You probably think that you don't have a technology problem. Nobody likes to admit that they have an addiction to anything, especially something as silly as a cell phone. Unfortunately, research is proving that it is very likely you are using your cellular device way too often.
The Hard Truth
According to a study published in 2015, Americans are using their cell phones an average of 4.7 hours a day. Yes, you read that right, I said 4.7 hours a day. Of course, I realize that most of us aren't sitting still for a near 5 hours straight staring down at our hands. That handful of hours spent staring at a screen is broken up throughout the day. This leads me to an even more alarming realization-- those that are spending 4.7 hours a day on their cellphones are doing this while they are engaging in other activities.
With all that time spent living in half reality, half techno-reality, how do we function in real-life relationships? How has this human compulsion to check our cellular phones impacted our personal relationships, and specifically our romantic relationships? In a 2013 study conducted of 2,252 adults aged 18+, 25% of all adults admitted that they felt tension in their relationships because of cell phone distractions. That is 1 in 4 adults. When looking closer at these numbers, zoning in on adults aged 18-29, 42% admitted to feeling that technology caused tension in their serious relationships. Keep in mind that this study was conducted in 2013, meaning the numbers are likely to be even higher today as technology grows in our world more each year. Another study of just women showed that 75% of the 143 surveyed believed their smartphones are affecting their relationships.
Well, So What?
To be clear, I'm not a cell phone hater, I'm not against all forms of social media, and I'm not a person who hates taking pictures on vacations. I am a millennial woman who has seen technology interfere with my own relationship with my husband. From the time we have spent together using our phones in silence to the amount of unintentional comparing of our relationships and lives to that of others on social media, cell phones have caused mental and emotional tension.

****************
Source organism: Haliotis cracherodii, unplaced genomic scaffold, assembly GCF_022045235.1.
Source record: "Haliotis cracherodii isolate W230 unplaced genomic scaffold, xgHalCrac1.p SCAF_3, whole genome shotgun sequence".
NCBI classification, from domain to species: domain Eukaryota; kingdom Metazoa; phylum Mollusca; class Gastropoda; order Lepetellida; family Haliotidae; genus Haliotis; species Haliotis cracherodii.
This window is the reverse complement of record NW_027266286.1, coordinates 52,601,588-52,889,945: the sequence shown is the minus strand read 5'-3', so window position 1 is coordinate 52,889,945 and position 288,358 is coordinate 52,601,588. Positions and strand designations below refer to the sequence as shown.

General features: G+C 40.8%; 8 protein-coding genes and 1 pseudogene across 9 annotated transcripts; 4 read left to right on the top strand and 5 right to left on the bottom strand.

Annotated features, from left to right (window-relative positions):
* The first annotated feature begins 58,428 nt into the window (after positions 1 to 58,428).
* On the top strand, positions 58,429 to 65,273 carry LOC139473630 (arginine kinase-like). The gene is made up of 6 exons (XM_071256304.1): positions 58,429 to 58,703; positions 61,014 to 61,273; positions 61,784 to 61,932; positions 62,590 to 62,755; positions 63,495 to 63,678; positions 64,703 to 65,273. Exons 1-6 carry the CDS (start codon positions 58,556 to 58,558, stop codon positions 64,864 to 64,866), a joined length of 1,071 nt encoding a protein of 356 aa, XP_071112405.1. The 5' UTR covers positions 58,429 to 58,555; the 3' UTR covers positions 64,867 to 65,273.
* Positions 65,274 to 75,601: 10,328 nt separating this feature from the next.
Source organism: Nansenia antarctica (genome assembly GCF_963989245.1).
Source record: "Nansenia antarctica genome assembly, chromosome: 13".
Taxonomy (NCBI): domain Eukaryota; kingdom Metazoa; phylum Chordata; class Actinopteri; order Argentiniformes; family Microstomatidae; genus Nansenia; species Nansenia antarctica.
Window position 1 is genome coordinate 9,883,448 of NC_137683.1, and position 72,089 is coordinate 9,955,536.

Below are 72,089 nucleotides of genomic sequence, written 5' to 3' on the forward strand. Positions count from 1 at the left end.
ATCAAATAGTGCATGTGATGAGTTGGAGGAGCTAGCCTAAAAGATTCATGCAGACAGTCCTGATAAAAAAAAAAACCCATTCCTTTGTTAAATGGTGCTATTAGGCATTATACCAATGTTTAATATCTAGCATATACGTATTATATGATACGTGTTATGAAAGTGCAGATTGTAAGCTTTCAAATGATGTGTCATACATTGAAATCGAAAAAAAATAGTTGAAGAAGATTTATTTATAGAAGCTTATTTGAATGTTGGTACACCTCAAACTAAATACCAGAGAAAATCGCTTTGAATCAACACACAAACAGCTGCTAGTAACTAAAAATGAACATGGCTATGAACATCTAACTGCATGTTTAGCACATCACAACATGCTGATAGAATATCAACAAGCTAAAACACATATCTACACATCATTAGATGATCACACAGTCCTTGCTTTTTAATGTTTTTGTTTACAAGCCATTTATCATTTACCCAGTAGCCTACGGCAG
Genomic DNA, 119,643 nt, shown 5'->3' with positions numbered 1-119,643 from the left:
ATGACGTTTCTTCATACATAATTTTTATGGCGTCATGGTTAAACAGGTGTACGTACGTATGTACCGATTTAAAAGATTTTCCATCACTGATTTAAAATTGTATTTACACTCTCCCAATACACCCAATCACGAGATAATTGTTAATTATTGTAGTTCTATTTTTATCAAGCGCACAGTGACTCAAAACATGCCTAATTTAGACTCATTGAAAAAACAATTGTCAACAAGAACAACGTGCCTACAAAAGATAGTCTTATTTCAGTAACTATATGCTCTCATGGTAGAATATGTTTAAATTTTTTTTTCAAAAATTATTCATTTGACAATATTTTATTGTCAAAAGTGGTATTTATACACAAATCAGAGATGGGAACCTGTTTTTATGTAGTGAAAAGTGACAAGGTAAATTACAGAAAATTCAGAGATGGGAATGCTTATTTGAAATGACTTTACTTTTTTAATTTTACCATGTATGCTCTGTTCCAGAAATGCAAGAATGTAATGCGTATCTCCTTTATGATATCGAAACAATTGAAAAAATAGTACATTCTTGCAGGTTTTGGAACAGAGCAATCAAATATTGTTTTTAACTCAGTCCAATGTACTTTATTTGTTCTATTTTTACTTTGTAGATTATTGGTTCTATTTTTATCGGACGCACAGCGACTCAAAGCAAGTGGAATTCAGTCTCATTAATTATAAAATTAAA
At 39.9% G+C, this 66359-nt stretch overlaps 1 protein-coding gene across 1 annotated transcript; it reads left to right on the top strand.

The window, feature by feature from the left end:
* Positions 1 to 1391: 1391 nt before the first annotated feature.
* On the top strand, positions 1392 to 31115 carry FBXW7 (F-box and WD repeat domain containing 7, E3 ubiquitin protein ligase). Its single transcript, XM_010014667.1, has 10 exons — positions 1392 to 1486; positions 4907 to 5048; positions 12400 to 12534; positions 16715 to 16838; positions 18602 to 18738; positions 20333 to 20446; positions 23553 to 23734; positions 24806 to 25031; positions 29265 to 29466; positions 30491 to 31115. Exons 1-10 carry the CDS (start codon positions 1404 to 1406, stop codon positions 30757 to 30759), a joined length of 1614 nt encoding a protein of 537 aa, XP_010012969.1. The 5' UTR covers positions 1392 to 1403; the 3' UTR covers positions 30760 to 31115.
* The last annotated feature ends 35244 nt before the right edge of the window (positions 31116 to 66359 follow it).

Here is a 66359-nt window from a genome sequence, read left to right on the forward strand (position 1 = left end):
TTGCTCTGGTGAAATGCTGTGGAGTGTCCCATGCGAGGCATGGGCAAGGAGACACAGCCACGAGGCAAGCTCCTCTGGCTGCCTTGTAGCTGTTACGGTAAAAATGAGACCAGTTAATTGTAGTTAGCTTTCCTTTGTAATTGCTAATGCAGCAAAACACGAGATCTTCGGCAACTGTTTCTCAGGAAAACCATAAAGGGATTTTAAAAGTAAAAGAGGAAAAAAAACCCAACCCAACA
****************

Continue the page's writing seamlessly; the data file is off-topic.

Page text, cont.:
No, we haven’t outwardly fought because of cell phones or technology, but there is an empty feeling that grows inside of me when I realize I didn’t catch what my husband had asked me because I was reading through my Facebook feed on my phone. There’s a sense of sadness that I feel when I have the urge to check my cell phone on our date. There’s a longing for deeper conversation that arises when we’ve spent an hour watching YouTube videos together at night. I’m sure whether you like it or not, you’ve all been there in your relationships.
It's so important that as a culture we relearn how to socialize together, without technology. We need to relearn how to have deep conversations, how to keep eye contact, and how to stay interested in real people. Relearning how to live without technology is going to strengthen relationships, attention spans, and our own self-esteem. There is hope. I made a list of some tips and ways to better your relationships knowing that technology has a way of distancing us.
What To Do?
1. Become Aware: The first step to realizing that you have a problem in your life that needs to change is to become aware of that problem. There is a great app called Moment that actually will count how many times you unlock your phone a day and add up how many hours you've spent on your cellular device. This is just one way to become aware of your cell phone use. Other ways are to be self-aware by noticing you have the tendency to check your phone multiple times on dates, while watching a movie, or while in conversation with your significant other. Also, if your partner has mentioned that you are always on your phone, that should be a pretty clear warning!
2. Leave It At Home: Date nights are crucial to stable relationships. With the fast-paced world we live in, we need time each week to unwind and connect with each other. Try leaving the phone at home, in the car, or tucked away in your purse or pocket at least once a week when you are with your partner. You'll be surprised how easily and quickly you can feel a deep connection with your partner when you don't have the weight of 3000 Facebook friends on the table. Spend time truly listening to each other and having real conversations.
3. No Phone In The Bedroom: With cell phones, we are always connected. Nighttime is a time to unwind and recharge. Keep your phone charging in another room at night and get an old fashioned alarm clock. Making your bedroom a technology free environment is going to better your health, your sex life, and for your sanity.
4. Decrease Your Data Plan: How much data do you really need? Decreasing the size of your data plan is a great way to save money and an even better way to ensure you aren't spending too much time on the internet with your phone. If you don't actually have the data to go on Instagram every hour, you won't!
5. Say It Face To Face: Let your partner know how much you love them the old fashioned way. Make them dinner, write them letters, whisper in their ears, say it any other way but on their Facebook wall. Let this upcoming month be a month of love and vow to be intentional about showing affection to your partner every week. It'll be a fun way to grow closer together and to let each other know how much you really do care.